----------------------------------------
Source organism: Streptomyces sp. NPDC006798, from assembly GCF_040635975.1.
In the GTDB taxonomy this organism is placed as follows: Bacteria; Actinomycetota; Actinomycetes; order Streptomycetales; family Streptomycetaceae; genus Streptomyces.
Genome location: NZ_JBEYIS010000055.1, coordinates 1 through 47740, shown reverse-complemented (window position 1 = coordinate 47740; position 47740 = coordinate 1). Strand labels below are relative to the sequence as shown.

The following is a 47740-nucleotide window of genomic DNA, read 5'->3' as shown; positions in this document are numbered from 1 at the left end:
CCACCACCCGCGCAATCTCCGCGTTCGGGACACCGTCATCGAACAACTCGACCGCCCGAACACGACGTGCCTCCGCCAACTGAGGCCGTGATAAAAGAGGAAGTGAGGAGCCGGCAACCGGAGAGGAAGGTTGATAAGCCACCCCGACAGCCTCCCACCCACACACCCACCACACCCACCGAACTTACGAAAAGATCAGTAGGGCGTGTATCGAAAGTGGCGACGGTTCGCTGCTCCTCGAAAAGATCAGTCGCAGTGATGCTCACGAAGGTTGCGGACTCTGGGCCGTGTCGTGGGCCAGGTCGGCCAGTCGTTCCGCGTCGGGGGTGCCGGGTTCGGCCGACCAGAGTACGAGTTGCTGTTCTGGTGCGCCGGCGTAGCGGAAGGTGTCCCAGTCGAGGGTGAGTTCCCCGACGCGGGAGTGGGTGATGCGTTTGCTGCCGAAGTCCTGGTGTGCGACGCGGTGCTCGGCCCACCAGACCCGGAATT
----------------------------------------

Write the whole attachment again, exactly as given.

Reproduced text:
Source organism: Streptomyces sp. NPDC006798, from assembly GCF_040635975.1.
In the GTDB taxonomy this organism is placed as follows: Bacteria; Actinomycetota; Actinomycetes; order Streptomycetales; family Streptomycetaceae; genus Streptomyces.
Genome location: NZ_JBEYIS010000055.1, coordinates 1 through 47740, shown reverse-complemented (window position 1 = coordinate 47740; position 47740 = coordinate 1). Strand labels below are relative to the sequence as shown.

The following is a 47740-nucleotide window of genomic DNA, read 5'->3' as shown; positions in this document are numbered from 1 at the left end:
CCACCACCCGCGCAATCTCCGCGTTCGGGACACCGTCATCGAACAACTCGACCGCCCGAACACGACGTGCCTCCGCCAACTGAGGCCGTGATAAAAGAGGAAGTGAGGAGCCGGCAACCGGAGAGGAAGGTTGATAAGCCACCCCGACAGCCTCCCACCCACACACCCACCACACCCACCGAACTTACGAAAAGATCAGTAGGGCGTGTATCGAAAGTGGCGACGGTTCGCTGCTCCTCGAAAAGATCAGTCGCAGTGATGCTCACGAAGGTTGCGGACTCTGGGCCGTGTCGTGGGCCAGGTCGGCCAGTCGTTCCGCGTCGGGGGTGCCGGGTTCGGCCGACCAGAGTACGAGTTGCTGTTCTGGTGCGCCGGCGTAGCGGAAGGTGTCCCAGTCGAGGGTGAGTTCCCCGACGCGGGAGTGGGTGATGCGTTTGCTGCCGAAGTCCTGGTGTGCGACGCGGTGCTCGGCCCACCAGACCCGGAATT